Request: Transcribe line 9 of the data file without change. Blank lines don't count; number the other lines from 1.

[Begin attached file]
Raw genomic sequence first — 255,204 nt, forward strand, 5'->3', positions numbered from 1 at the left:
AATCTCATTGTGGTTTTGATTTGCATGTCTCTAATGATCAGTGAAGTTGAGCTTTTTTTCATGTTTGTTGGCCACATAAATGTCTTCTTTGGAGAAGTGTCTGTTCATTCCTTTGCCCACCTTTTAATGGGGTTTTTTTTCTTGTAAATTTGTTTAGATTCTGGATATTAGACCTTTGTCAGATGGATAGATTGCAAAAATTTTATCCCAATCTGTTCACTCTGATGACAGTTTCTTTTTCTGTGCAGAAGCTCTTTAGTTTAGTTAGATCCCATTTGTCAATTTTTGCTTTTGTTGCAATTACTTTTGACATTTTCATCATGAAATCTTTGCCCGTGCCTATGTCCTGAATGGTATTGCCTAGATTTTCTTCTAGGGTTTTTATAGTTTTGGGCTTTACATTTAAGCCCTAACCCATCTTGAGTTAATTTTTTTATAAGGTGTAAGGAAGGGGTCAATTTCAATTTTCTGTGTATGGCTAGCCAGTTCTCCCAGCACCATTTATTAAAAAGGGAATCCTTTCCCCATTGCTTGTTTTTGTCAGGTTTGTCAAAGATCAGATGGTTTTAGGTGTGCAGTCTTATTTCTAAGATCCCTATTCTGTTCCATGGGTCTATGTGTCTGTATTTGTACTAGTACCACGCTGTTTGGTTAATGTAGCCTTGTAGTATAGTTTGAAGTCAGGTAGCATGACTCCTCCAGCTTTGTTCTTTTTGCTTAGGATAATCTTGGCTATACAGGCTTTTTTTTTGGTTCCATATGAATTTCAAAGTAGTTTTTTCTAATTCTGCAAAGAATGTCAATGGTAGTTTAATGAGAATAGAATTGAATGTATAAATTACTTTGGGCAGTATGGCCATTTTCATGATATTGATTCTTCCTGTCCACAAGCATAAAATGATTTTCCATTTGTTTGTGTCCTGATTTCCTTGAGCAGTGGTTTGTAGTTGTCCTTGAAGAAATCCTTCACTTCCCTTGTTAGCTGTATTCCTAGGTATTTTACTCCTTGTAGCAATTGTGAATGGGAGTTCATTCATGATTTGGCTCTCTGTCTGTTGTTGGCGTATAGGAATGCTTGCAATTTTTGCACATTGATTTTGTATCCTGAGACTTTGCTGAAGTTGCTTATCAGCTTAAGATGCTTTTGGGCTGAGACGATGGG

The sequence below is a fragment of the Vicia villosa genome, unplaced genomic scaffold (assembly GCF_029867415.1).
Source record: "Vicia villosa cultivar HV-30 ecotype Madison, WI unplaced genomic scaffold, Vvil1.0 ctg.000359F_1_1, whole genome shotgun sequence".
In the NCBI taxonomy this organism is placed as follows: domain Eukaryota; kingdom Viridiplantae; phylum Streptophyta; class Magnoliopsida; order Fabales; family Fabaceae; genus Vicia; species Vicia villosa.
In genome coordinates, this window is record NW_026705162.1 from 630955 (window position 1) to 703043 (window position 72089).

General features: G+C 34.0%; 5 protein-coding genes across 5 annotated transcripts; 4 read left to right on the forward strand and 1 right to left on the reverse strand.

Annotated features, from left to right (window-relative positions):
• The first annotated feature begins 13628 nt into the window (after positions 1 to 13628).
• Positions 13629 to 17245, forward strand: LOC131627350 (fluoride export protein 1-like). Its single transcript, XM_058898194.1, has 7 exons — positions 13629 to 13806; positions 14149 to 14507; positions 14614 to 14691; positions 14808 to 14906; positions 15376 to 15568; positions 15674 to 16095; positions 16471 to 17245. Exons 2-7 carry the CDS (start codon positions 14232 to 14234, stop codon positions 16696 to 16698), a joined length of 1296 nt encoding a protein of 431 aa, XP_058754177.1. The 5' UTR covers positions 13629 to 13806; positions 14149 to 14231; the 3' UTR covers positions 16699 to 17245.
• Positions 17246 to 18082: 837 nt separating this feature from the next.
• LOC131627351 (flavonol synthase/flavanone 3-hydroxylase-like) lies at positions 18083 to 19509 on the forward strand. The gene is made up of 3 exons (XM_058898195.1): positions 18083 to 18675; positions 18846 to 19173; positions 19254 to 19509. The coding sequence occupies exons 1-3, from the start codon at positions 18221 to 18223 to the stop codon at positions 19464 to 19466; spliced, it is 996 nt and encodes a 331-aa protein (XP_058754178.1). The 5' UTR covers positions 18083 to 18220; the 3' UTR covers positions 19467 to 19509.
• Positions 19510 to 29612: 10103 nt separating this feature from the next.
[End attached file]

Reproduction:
• The first annotated feature begins 13628 nt into the window (after positions 1 to 13628).